You turn to Democracy Now! for ad-free news you can trust. Maybe you come for our daily headlines. Maybe you come for in-depth stories that expose corporate and government abuses of power. Democracy Now! brings you crucial reporting like our coverage from the front lines of the Dakota Access pipeline protests or news about this unprecedented US presidential election—and our coverage is never paid for by the oil and gas companies or the campaigns and superPACs. We produce our daily news hour at a fraction of the budget of a commercial news operation—all without ads, government funding or corporate sponsorship. How? This model of news depends on your support. Today, less than 1% of our visitors support Democracy Now! with a donation each year. If even 3% of our website visitors donated just $8 per month, we could cover our basic operating expenses for a year. Pretty amazing right? If you visit us daily or weekly or even just once a month, now is a great time to make your monthly contribution.
We rely on contributions from you, our viewers and listeners to do our work. If you visit us daily or weekly or even just once a month, now is a great time to make your monthly contribution.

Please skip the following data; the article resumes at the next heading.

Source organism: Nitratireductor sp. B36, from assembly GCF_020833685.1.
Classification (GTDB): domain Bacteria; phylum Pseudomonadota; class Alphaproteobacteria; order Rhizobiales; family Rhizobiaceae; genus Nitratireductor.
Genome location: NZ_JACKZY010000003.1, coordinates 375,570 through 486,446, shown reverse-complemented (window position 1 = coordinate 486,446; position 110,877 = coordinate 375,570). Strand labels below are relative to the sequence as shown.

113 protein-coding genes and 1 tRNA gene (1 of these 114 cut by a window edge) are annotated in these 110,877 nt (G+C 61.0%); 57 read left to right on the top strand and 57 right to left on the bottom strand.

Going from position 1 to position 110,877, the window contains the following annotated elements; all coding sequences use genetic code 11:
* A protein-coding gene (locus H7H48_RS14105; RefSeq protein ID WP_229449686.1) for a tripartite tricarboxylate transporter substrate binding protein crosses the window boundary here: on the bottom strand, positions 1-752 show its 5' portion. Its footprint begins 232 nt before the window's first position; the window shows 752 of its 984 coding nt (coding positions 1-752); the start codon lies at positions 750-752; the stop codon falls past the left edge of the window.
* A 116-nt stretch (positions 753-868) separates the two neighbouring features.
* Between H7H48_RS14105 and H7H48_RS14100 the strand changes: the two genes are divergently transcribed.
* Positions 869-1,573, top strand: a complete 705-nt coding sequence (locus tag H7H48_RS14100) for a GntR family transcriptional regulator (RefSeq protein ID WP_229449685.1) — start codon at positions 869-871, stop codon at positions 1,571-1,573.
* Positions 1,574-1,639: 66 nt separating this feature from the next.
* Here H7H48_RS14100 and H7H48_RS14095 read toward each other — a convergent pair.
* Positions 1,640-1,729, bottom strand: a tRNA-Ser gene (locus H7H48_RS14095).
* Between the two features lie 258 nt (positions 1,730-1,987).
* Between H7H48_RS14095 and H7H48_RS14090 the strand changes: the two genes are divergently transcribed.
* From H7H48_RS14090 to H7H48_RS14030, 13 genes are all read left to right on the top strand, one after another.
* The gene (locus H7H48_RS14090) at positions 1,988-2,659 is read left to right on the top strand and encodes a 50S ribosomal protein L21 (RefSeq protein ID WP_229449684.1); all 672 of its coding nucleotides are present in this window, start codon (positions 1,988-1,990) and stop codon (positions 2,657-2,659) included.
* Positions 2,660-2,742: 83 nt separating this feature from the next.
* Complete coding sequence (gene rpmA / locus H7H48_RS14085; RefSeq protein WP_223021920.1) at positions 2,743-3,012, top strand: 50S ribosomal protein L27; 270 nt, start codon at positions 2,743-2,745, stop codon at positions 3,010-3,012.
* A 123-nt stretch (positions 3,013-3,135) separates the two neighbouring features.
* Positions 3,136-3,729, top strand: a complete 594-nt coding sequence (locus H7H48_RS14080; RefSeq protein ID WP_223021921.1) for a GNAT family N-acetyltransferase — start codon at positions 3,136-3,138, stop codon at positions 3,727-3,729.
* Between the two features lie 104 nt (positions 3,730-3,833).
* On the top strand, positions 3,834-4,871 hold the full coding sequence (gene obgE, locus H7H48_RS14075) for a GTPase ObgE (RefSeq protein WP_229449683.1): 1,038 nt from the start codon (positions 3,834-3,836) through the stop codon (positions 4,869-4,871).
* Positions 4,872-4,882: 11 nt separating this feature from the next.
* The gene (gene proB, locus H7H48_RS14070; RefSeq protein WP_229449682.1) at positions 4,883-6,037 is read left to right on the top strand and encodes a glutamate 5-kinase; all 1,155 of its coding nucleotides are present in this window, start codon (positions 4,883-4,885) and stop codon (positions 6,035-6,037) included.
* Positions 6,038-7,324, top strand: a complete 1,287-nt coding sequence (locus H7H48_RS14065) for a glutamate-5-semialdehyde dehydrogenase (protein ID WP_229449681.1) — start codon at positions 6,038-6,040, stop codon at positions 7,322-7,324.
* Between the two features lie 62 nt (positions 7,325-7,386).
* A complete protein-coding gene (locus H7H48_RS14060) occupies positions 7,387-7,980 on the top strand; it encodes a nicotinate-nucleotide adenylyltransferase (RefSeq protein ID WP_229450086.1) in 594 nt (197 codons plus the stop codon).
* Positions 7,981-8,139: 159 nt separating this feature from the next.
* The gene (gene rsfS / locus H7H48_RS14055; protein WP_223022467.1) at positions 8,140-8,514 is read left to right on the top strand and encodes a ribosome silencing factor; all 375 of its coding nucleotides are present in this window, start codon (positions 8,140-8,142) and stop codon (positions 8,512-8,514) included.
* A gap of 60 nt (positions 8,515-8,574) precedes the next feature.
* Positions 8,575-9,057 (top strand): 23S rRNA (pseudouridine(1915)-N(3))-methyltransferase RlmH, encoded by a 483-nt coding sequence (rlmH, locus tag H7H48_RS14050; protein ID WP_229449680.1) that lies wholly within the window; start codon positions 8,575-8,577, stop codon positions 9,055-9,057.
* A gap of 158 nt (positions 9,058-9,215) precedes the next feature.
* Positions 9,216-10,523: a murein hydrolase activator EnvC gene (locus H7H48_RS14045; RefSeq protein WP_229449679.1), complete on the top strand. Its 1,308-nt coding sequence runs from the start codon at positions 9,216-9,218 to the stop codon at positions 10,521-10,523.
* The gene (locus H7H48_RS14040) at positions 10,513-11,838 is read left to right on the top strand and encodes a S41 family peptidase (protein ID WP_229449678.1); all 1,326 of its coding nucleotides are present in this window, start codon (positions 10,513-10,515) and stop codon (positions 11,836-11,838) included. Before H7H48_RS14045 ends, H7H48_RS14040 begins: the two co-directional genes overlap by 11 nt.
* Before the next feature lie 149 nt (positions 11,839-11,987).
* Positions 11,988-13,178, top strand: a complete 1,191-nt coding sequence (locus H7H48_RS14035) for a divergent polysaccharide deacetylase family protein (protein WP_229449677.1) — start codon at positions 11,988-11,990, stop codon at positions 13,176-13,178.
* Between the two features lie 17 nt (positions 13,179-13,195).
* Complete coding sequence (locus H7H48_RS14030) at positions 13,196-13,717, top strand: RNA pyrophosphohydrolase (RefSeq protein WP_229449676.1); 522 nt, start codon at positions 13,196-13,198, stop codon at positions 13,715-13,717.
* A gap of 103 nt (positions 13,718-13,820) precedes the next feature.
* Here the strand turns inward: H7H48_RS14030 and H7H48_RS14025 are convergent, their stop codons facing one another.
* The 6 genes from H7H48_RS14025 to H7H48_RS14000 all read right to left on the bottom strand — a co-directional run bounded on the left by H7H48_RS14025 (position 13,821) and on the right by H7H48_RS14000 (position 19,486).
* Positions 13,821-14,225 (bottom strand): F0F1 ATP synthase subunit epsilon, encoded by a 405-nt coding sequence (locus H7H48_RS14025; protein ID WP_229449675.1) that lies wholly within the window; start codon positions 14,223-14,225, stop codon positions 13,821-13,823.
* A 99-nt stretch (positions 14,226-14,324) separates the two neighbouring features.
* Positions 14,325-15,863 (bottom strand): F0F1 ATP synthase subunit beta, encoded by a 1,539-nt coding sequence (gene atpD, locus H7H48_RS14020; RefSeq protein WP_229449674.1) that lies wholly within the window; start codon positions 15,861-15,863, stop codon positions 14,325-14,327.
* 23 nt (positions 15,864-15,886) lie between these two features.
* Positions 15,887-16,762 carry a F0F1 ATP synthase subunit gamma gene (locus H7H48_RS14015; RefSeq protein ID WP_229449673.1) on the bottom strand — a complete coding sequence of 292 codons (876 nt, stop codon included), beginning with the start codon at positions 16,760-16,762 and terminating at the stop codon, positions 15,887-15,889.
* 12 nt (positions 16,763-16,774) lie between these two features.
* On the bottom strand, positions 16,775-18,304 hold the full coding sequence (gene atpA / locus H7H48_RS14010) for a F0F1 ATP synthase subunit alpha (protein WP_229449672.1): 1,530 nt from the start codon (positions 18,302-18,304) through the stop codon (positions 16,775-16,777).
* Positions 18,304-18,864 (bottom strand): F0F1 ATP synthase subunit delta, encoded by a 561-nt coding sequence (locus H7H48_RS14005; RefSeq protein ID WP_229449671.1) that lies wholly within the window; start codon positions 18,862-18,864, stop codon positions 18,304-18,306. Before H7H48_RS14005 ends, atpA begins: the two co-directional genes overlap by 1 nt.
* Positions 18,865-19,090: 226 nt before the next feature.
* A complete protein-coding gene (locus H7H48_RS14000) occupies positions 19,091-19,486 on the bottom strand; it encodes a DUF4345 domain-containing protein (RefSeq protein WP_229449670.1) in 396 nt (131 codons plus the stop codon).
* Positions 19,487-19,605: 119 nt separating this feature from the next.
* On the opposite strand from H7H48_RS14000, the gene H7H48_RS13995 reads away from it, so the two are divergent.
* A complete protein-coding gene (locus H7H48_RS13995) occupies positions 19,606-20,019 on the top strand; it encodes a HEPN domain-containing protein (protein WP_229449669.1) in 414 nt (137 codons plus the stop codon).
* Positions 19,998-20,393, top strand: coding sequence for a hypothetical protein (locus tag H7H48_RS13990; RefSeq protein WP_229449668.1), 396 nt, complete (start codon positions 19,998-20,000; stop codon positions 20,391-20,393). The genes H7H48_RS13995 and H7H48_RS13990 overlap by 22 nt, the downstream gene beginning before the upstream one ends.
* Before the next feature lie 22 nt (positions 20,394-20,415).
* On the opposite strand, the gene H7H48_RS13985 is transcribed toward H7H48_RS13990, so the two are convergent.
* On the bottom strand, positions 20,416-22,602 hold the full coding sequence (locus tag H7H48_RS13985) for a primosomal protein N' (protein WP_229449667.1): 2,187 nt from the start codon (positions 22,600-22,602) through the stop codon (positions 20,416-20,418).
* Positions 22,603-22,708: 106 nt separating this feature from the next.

Please do your part today.
The Chicago Tribune is reporting that the U.S. is planning a springtime offensive inside Pakistan involving thousands of special forces and ground troops in an attempt to target the Al Qaeda network. One source told the paper, this was "not like a contingency plan for North Korea, something that sits on a shelf. This planning is like planning for Iraq. They want this plan to be executable — now." The plans may have been accelerated after there were two attempts on Pakistani president Pervez Musharraf’s life. Publicly Pakistani officials have rejected suggestions that it would allow the U.S. to carry out a major offense inside Pakistan. But the Tribune quotes a well-place military source who said "Before we were constrained by the border. Musharraf did not want that. Now we are told we’re going into Pakistan with Musharraf’s help."